Doctor Without Borders is criticizing countries and government agencies alike for seemingly downplaying the impact of tuberculosis around the world.
Earlier this year, the World Health Organization (WHO) found itself at the center of a firestorm when it opted to leave tuberculosis (TB) off its “most dangerous bacteria” list.
Apparently, they are not the only entity that can be accused of underestimated the impact of TB.
In its third annual “Out of Step” report, released on July 5, 2017, the international organization Médecins Sans Frontières (MSF), or Doctors Without Borders, reviewed policies and practices with regard to the infectious disease in 29 countries—primarily in Asia and Africa—and found many of them lacking when it comes to funding and supporting initiatives to properly prevent, diagnose, and treat the disease. The countries analyzed account for 82% of the world’s TB burden, according to MSF.
“The Zika and Ebola crises with their rapidly rising death tolls and numbers of cases were reported in the media with urgency, [but], even though TB is the world’s deadliest infectious disease and is highly transmissible, the media has generally failed to report on it with the same sense of urgency,” Sharonann Lynch, HIV and TB Policy Advisor at MSF told Contagion®. “[And], it has become the biggest infectious disease killer globally and extremely drug-resistant forms [of TB] have developed.”
Although WHO had its reasons for omitting TB from its list of dangerous pathogens, the disease was included on the agenda for the most recent G20—a first—and the United Nations has scheduled its first “high-level meeting” on TB for September 2018, Lynch added. “The question is whether governments will seize this opportunity to take stock and recommit themselves to measurable and ambitious goals as well as accountability mechanisms, or simply spout slogans about ending TB and then fly home without any intention to take action,” she said, adding that MSF was disappointed that the G20 “did not commit new and additional investments in TB” during its most recent meeting in Hamburg.
Certainly, the countries included in the “Out of Step” analysis have plenty of work to do. The 29 countries assessed included: Armenia, Afghanistan, Bangladesh, Belarus, Brazil, Cambodia, Central African Republic, China, Democratic Republic of Congo, Ethiopia, Georgia, India, Indonesia, Kazakhstan, Kenya, Kyrgyzstan, Mozambique, Myanmar, Nigeria, Pakistan, Papua New Guinea, the Philippines, the Russian Federation, South Africa, Swaziland, Tajikistan, Viet Nam, Ukraine, and Zimbabwe. The MSF assessment found that only 15 of them have a policy of providing the Xpert MTB/RIF assay test to all their citizens—and that only 7 of these 15 have “widely implemented the test.” Despite the rise of rifampin-resistant TB, MSF researchers found that only 18 of the 29 countries recommend drug-sensitivity testing, and only 9 of them have implemented it broadly.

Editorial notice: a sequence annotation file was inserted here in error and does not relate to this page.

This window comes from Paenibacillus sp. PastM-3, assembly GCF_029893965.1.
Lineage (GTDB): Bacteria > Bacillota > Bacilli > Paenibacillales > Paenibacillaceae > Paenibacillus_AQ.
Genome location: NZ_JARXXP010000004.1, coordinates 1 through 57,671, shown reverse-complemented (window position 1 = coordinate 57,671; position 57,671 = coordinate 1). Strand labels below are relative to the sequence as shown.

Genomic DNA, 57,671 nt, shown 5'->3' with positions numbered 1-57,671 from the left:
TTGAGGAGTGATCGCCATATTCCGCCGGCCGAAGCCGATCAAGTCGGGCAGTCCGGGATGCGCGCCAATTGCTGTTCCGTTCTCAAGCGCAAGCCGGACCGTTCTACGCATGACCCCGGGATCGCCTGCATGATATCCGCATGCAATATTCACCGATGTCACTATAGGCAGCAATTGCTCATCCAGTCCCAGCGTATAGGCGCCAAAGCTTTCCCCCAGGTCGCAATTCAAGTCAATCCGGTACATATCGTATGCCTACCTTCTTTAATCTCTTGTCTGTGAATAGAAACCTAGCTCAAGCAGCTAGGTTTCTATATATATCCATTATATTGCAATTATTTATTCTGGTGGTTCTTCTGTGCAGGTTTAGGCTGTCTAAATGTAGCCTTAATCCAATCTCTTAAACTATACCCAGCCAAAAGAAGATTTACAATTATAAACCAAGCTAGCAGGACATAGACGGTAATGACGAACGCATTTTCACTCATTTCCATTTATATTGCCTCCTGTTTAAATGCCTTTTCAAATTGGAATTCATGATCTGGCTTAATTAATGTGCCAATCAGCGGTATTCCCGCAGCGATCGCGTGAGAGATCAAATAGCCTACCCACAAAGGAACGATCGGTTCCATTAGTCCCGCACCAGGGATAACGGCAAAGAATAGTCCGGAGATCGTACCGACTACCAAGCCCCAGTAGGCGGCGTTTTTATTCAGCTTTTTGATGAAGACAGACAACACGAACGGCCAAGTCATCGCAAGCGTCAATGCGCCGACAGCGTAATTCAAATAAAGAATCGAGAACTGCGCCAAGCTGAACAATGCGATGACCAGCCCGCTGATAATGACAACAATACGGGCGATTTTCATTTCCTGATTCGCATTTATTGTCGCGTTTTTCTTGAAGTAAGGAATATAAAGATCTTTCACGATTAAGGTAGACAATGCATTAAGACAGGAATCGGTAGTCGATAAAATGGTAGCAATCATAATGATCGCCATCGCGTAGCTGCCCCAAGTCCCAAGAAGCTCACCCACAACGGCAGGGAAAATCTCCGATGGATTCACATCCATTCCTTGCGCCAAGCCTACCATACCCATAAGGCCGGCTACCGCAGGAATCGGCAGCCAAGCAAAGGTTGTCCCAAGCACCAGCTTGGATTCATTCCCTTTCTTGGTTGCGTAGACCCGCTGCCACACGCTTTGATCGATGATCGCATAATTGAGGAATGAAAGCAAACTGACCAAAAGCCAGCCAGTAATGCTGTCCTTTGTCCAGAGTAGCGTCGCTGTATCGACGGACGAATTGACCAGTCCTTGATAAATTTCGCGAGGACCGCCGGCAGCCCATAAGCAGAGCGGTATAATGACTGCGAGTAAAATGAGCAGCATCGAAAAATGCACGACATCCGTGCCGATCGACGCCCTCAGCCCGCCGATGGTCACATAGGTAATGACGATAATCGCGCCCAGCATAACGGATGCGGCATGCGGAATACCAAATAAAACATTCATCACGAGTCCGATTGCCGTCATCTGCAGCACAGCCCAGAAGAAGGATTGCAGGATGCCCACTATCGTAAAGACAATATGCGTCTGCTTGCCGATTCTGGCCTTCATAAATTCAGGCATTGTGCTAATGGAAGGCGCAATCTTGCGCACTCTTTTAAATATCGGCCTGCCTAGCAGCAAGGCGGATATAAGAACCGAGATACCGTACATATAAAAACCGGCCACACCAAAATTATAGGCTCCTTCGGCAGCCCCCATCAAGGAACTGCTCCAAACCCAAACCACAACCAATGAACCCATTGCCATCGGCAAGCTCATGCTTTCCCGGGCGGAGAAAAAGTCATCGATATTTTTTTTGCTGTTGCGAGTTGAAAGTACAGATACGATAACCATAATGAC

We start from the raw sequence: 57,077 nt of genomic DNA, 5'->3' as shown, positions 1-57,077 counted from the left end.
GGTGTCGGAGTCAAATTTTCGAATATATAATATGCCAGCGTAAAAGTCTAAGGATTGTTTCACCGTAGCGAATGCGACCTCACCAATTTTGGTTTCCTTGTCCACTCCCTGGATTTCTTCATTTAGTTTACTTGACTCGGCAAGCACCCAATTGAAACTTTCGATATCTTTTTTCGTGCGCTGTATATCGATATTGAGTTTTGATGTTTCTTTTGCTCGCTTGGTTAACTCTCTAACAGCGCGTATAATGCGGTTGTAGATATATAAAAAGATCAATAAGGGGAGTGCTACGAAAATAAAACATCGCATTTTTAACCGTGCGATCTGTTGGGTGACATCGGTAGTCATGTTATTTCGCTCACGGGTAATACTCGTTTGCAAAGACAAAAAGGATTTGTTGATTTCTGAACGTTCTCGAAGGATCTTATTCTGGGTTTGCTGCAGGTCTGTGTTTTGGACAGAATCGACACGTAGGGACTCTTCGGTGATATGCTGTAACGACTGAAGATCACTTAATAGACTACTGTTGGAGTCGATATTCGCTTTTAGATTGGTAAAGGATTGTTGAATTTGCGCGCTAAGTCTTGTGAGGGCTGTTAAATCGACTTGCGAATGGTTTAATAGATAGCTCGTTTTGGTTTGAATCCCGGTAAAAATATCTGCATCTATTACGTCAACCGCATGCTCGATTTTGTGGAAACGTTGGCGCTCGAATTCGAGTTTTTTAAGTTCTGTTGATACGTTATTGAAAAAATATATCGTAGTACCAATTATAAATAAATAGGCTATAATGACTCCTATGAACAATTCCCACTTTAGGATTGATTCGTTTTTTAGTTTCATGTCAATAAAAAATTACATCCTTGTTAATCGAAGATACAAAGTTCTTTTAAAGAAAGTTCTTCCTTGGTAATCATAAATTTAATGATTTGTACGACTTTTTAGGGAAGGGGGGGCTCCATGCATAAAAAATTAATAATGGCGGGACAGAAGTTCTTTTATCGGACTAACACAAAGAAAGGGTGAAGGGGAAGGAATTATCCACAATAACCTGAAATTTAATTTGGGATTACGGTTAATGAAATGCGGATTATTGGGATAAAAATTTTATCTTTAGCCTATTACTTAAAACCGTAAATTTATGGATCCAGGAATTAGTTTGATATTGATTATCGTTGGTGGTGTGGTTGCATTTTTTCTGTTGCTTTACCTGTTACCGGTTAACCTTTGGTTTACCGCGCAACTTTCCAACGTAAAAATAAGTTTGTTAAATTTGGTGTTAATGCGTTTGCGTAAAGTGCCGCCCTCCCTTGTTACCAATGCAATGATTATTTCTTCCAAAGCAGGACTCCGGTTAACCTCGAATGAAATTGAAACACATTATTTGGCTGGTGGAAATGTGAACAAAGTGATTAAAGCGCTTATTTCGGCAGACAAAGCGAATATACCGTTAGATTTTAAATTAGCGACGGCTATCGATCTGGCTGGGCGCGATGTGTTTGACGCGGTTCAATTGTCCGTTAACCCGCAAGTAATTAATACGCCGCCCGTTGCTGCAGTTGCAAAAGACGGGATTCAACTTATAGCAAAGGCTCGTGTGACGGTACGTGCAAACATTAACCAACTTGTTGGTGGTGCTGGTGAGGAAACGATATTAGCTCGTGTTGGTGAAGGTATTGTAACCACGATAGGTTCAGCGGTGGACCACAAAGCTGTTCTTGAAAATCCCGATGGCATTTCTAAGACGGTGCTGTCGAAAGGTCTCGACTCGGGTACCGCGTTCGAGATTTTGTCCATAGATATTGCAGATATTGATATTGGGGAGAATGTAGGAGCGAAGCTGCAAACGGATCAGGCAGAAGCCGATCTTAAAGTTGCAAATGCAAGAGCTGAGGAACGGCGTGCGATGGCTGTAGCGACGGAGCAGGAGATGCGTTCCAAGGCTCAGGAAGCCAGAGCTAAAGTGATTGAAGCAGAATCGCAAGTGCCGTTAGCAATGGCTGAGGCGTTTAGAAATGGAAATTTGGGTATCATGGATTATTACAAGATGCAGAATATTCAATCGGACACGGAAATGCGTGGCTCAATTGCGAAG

Furthermore, the report notes that only 15 of the countries studied allow healthcare workers to start adults on treatment for drug-sensitive TB (DS-TB). And, while 19 of the surveyed nations initiate treatment from drug-resistant TB (DR-TB) at the district level, only 11 have implemented the policy nationally. Additionally, although hospitalization should be reserved for severe cases of DR-TB, according to published guidelines, 10 of the countries studied still recommend it for all patients.
The report also found that fixed-dose combination therapy for children with DS-TB is the standard of care in only 14 of the countries, and short-course therapy for DR-TB is only recommended in 13. In addition, preventive therapy for those with latent TB is only widely available in 9 of the countries studied.
Despite these policy failures, there were some positive findings of the report. In all, 25 of the countries allow access to unregistered TB medicines as part of compassionate care programs, a vital element as only 21 of those countries have procedures in place for the accelerated registration of anti-TB drugs. Interestingly, none of the countries included in the analysis list all the anti-TB medicines recommended by WHO for the treatment of DR-TB in their respective national Essential Medicines Lists.
According to Lynch, all countries worldwide need to improve access to available treatments for TB and bolster existing research and development efforts to develop new ones, as MSF data suggests that, currently, only slightly more than half of those with multidrug-resistant TB benefit from available treatments because of issues with access to the medications. In addition, all countries should be making Xpert MTB/RIF testing available universally to “clos[e] the diagnostic gap.”
“In recent years, countries have implemented new policies to tackle TB; however, there remains a gap between policy and practice and the most vulnerable continue to lose out,” according to Lynch. “We insist that all actors—governments and WHO—take care to include TB in any new efforts involving antimicrobial resistance. After all, according to experts, one quarter of the potential 10 million annual antimicrobial resistance deaths by 2050 are projected to be caused by DR-TB.”
Brian P. Dunleavy is a medical writer and editor based in New York. His work has appeared in numerous healthcare-related publications. He is the former editor of Infectious Disease Special Edition.